How can I expand my contact with other races and ethnicities? I don’t feel like I can just suddenly start showing up at events. How do I express interest without being a mere tourist, a consumer of culture? I went to a few powwows with a friend of mine years ago and I’d love to go again, but I am not first nations myself. I don’t feel like I can just barge in. I worry about being a weeaboo, that is, a Japanese wannabe. I love so much about their culture and it is not mine. How does that even work? I mean, I’m not French but if I followed French culture nobody would bat an eye. Someday I will go to Japan, but for now I just read and study the language. I figure if I go there, I owe them the courtesy of knowing some words. I may be bad at it, but I tried. This weekend I’ll go to North Texas Irish Festival. There probably won’t be many POC there. I’m not avoiding them but I won’t organically just run into them.

So I am working this out, one way or another. I want to be better than I am. Not that I’m bad, but there’s always room for improvement. Unpacking this knapsack is hard, but carrying the weight of it is killing me. Got to make the effort. I thought we were past a lot of racism, but the more I look around, the more I see we are not.


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Isms and Whiteness

I’ve been thinking a lot about isms in the past 24 hours.  Before I start, I want full disclosure that I am white cis het female over the age of 50.  I am a product of my environment in many ways.  I am trying to transcend that, but sometimes I get caught in verbiage I don’t understand or old ways of thinking.

I belong to several online support groups.  Two of them have a high overlap of people so there is an issue that started in one group that spilled over into the second group.  That issue was around perceived racism and observed name calling.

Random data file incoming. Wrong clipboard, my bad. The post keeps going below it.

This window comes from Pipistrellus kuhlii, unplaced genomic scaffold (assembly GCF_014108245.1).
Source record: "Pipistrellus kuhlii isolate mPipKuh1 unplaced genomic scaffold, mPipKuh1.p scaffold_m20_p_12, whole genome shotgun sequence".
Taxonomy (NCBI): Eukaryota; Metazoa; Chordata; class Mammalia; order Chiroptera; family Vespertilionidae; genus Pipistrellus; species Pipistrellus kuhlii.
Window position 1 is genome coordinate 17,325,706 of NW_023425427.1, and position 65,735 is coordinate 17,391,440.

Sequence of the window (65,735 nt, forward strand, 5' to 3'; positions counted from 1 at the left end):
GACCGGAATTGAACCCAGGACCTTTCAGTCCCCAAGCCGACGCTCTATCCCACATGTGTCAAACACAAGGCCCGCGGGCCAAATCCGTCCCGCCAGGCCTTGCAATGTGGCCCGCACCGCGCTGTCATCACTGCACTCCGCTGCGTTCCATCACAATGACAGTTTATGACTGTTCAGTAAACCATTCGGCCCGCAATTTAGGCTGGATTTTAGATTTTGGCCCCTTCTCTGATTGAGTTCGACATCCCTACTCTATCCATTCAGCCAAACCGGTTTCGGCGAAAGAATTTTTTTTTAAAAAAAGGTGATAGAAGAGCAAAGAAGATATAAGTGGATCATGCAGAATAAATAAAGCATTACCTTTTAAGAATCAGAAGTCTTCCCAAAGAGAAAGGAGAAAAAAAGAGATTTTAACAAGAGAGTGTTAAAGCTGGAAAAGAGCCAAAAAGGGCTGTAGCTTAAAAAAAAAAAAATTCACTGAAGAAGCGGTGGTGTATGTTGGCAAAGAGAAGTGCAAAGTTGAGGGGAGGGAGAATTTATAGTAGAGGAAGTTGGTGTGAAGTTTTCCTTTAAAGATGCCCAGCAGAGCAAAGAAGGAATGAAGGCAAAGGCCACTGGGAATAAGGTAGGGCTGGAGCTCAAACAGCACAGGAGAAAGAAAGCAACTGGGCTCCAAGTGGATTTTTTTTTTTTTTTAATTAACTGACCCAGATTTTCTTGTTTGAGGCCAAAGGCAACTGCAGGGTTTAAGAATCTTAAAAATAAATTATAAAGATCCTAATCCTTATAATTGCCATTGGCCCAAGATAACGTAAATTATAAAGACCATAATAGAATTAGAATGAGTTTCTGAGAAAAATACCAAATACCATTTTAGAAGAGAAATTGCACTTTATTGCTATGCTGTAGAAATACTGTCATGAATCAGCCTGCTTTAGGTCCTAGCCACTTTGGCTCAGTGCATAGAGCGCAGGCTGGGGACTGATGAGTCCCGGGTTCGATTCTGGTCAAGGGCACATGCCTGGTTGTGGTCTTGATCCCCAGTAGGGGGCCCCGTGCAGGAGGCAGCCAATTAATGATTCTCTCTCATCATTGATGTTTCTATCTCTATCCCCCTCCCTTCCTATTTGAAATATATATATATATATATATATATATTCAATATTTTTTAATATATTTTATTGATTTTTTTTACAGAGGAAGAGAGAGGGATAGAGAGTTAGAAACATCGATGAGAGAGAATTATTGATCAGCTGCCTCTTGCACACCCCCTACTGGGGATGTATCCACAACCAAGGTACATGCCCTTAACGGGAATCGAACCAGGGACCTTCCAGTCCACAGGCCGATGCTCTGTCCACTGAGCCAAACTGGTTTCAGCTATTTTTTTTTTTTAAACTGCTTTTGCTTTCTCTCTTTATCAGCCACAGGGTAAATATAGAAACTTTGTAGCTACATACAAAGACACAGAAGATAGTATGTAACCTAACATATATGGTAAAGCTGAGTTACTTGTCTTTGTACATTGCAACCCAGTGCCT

Now I will be honest that I didn’t see much of the original thread.  What I caught was a friend of mine trying to defend his position, and another person issuing personal attacks.  I understand a third party made a comment about ISIS that other people took to be islamophobic.  My friend took the position that it was basic human stupidity not racism, based on the third party being a Fox news enthusiast.  You may agree or disagree with Fox news, but they do have a particular perspective to their reporting.  Another person felt that my friend was being racist and supporting a racist.  At some point the thread disintegrated to such a degree that an admin pulled it down so I am unable to review it.  My friend got banned from the site.

My friend went to another site, and mentioned that he was banned.  Of course people wanted to know why and he told his story.  Obviously he told it from his perspective.  The other person almost immediately chimed in that he was wrong and became personally insulting.  The second group tried to get her to tone it down and stop being so rude, but she would not.  Someone moved to ban her from that site.

The other person went back to the first site and stated that a bunch of racist women were supporting my friend.  That of course got the people at the first site riled up.  So now we have two people having a disagreement that has escalated to involve two forums.